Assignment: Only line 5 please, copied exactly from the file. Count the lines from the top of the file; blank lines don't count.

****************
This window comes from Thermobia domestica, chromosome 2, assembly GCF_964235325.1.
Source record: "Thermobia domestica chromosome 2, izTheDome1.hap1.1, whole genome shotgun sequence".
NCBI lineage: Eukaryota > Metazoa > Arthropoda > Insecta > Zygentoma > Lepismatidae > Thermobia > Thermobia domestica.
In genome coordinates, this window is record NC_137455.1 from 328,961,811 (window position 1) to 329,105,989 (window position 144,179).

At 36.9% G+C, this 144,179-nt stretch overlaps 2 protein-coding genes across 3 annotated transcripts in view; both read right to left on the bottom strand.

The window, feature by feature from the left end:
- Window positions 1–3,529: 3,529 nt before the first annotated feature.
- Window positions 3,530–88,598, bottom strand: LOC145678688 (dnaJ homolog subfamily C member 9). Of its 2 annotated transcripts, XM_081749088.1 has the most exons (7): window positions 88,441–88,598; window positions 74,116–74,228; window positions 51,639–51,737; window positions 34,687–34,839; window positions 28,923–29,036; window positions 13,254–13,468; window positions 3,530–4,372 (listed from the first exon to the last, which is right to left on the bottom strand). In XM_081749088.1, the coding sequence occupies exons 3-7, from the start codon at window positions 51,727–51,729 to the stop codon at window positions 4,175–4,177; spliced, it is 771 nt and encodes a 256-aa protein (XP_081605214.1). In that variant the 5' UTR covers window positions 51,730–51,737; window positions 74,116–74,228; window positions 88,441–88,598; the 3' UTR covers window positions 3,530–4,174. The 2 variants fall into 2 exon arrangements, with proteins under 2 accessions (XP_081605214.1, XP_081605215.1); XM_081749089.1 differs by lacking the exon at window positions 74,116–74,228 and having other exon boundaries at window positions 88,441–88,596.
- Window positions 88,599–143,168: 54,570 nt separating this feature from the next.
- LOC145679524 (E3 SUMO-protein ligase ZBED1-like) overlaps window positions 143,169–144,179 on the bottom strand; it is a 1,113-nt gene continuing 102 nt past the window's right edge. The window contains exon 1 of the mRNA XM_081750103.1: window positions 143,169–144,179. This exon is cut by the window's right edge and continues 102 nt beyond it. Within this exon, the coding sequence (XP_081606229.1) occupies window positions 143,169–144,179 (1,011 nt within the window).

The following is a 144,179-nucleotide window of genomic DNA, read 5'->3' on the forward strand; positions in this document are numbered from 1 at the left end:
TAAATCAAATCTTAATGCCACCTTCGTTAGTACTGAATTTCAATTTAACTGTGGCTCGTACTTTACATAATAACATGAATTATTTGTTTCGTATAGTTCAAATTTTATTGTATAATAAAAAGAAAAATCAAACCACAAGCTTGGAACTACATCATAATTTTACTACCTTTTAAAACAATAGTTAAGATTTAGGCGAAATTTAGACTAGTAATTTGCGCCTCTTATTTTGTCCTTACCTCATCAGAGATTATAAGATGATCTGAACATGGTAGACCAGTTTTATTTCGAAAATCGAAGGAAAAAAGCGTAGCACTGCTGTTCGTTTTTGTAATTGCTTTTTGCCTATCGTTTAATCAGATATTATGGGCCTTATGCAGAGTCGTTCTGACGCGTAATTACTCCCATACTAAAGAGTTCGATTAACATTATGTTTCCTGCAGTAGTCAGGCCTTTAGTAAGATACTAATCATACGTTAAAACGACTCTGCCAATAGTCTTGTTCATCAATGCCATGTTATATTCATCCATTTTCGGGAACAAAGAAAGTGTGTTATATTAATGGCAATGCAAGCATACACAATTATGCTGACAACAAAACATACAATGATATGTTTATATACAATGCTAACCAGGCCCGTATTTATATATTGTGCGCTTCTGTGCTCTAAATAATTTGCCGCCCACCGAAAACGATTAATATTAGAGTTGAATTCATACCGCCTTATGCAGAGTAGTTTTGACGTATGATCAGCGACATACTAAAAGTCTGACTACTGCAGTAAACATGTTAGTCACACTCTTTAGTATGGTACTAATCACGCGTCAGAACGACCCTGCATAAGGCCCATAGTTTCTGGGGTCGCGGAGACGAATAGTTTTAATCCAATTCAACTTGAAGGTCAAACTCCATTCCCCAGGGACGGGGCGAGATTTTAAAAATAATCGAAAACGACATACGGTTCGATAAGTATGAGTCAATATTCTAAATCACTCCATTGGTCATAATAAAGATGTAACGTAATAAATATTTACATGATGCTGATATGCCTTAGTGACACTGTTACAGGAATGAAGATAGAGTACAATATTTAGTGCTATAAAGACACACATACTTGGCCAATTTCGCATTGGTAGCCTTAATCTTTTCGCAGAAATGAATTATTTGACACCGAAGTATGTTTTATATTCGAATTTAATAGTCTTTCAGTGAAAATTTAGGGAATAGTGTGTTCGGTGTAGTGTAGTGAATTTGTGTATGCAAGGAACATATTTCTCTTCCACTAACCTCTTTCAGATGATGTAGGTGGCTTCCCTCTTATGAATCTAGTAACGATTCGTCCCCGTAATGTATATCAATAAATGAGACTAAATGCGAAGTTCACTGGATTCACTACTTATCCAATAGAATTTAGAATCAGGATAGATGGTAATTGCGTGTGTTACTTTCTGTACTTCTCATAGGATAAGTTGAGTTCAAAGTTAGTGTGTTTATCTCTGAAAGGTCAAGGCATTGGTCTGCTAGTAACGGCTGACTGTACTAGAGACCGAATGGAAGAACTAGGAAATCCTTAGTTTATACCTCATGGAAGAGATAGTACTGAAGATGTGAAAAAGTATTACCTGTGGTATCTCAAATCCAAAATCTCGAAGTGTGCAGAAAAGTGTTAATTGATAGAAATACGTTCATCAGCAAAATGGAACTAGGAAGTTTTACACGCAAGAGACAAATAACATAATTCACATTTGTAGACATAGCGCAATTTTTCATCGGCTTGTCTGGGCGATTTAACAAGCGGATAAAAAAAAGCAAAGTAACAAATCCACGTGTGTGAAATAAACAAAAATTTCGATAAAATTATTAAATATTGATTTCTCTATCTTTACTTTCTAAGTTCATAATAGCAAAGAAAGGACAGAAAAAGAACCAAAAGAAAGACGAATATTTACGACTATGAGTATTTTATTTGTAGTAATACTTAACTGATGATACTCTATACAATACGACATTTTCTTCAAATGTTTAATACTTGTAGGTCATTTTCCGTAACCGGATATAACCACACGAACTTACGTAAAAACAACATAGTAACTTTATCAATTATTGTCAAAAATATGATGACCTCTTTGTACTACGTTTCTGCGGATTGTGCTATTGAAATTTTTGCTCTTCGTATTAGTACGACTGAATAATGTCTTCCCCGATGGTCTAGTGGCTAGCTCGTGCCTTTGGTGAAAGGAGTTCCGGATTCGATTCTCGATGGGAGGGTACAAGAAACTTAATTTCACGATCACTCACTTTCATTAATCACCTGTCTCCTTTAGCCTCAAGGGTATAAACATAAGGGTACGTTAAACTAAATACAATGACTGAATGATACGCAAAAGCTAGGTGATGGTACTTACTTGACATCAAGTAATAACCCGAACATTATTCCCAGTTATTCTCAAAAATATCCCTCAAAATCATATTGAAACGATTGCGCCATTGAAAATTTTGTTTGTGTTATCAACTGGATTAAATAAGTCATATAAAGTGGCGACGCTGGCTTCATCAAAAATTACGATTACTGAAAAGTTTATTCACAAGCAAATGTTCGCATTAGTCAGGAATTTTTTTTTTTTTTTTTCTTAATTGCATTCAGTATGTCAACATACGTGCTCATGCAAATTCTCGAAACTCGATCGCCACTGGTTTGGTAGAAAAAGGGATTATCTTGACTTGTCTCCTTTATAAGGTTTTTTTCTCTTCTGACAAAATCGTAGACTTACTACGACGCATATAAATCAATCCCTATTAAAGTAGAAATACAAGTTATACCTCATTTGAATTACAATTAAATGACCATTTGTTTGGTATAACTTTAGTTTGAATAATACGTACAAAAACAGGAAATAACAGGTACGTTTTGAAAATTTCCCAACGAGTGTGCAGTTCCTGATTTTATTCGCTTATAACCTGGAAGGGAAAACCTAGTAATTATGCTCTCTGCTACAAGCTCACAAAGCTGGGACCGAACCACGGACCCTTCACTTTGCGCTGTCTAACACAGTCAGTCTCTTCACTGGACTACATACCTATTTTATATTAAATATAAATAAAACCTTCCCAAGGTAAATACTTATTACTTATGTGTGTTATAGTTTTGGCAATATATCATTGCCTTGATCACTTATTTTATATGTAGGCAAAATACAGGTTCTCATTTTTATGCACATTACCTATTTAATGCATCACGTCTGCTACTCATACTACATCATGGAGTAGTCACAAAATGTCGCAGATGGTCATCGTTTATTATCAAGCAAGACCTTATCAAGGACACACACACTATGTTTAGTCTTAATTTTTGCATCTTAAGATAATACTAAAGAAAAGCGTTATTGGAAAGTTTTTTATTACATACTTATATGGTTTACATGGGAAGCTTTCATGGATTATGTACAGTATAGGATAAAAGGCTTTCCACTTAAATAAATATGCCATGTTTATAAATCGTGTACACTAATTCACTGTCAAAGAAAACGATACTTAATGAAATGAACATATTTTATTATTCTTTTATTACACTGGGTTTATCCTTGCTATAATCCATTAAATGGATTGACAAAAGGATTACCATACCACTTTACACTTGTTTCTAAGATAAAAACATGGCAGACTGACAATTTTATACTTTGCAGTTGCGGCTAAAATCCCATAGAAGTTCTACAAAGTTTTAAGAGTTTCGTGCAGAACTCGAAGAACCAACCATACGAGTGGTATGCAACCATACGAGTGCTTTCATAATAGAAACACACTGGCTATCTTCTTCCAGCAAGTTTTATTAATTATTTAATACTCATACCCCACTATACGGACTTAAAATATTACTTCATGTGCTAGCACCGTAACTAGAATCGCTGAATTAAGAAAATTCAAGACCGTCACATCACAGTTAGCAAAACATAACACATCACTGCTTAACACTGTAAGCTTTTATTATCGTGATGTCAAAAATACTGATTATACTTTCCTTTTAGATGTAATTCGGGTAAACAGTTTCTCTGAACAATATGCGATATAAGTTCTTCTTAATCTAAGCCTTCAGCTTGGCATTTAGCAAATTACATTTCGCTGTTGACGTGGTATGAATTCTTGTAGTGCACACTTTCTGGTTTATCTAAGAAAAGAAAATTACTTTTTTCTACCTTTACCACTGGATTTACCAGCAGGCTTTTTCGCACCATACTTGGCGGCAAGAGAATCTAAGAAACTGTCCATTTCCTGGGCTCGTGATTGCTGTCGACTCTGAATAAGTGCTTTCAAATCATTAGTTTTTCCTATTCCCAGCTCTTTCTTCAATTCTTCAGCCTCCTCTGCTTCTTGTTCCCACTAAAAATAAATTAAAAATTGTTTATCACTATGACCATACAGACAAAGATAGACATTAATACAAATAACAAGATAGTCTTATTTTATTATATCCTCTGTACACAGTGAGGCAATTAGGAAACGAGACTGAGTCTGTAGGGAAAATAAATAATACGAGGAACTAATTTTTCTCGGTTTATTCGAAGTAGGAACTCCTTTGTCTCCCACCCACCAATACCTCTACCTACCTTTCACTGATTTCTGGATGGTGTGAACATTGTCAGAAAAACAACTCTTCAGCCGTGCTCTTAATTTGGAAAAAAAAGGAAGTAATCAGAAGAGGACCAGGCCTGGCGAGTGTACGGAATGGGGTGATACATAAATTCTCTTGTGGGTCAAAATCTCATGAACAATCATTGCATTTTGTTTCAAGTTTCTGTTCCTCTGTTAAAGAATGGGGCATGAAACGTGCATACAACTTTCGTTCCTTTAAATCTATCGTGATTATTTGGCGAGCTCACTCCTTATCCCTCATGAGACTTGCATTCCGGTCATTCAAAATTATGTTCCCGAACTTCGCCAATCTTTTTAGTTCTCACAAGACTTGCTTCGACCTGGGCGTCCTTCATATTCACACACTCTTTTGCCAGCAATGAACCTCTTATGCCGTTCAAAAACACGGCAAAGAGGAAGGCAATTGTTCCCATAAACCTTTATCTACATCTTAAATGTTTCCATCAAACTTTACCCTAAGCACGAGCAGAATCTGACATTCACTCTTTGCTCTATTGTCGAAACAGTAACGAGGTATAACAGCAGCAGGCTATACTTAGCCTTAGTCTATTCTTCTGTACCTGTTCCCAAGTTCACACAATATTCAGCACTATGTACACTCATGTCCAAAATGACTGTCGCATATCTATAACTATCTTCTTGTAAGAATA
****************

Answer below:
At 36.9% G+C, this 144,179-nt stretch overlaps 2 protein-coding genes across 3 annotated transcripts in view; both read right to left on the bottom strand.